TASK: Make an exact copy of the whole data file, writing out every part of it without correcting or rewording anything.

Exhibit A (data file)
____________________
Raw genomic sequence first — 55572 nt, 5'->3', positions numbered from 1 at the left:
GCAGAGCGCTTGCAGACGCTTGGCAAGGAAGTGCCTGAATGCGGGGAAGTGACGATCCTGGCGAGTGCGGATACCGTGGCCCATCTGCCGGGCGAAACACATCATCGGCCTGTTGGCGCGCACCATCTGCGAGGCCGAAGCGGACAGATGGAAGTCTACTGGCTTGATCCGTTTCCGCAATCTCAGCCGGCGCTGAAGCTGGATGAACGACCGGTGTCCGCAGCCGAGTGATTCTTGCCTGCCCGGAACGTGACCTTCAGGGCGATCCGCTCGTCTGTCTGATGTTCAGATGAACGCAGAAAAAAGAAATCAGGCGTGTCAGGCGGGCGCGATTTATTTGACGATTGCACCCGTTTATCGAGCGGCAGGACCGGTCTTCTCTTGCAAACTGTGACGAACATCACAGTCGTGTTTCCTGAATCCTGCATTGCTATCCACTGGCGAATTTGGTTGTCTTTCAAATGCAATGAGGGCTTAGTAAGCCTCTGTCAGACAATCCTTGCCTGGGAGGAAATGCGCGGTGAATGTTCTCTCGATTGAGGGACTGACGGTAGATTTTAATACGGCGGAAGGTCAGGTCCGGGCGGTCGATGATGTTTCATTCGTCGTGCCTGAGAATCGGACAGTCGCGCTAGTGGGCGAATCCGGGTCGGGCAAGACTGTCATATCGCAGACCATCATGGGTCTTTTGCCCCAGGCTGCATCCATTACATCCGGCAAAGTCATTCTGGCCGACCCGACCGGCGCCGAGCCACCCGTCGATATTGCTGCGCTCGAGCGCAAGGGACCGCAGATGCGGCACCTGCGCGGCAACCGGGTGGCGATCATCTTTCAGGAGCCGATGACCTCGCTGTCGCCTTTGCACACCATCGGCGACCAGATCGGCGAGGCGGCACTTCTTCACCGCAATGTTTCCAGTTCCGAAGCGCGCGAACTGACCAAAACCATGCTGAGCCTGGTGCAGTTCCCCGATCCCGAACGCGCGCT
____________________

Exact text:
Raw genomic sequence first — 55572 nt, 5'->3', positions numbered from 1 at the left:
GCAGAGCGCTTGCAGACGCTTGGCAAGGAAGTGCCTGAATGCGGGGAAGTGACGATCCTGGCGAGTGCGGATACCGTGGCCCATCTGCCGGGCGAAACACATCATCGGCCTGTTGGCGCGCACCATCTGCGAGGCCGAAGCGGACAGATGGAAGTCTACTGGCTTGATCCGTTTCCGCAATCTCAGCCGGCGCTGAAGCTGGATGAACGACCGGTGTCCGCAGCCGAGTGATTCTTGCCTGCCCGGAACGTGACCTTCAGGGCGATCCGCTCGTCTGTCTGATGTTCAGATGAACGCAGAAAAAAGAAATCAGGCGTGTCAGGCGGGCGCGATTTATTTGACGATTGCACCCGTTTATCGAGCGGCAGGACCGGTCTTCTCTTGCAAACTGTGACGAACATCACAGTCGTGTTTCCTGAATCCTGCATTGCTATCCACTGGCGAATTTGGTTGTCTTTCAAATGCAATGAGGGCTTAGTAAGCCTCTGTCAGACAATCCTTGCCTGGGAGGAAATGCGCGGTGAATGTTCTCTCGATTGAGGGACTGACGGTAGATTTTAATACGGCGGAAGGTCAGGTCCGGGCGGTCGATGATGTTTCATTCGTCGTGCCTGAGAATCGGACAGTCGCGCTAGTGGGCGAATCCGGGTCGGGCAAGACTGTCATATCGCAGACCATCATGGGTCTTTTGCCCCAGGCTGCATCCATTACATCCGGCAAAGTCATTCTGGCCGACCCGACCGGCGCCGAGCCACCCGTCGATATTGCTGCGCTCGAGCGCAAGGGACCGCAGATGCGGCACCTGCGCGGCAACCGGGTGGCGATCATCTTTCAGGAGCCGATGACCTCGCTGTCGCCTTTGCACACCATCGGCGACCAGATCGGCGAGGCGGCACTTCTTCACCGCAATGTTTCCAGTTCCGAAGCGCGCGAACTGACCAAAACCATGCTGAGCCTGGTGCAGTTCCCCGATCCCGAACGCGCGCT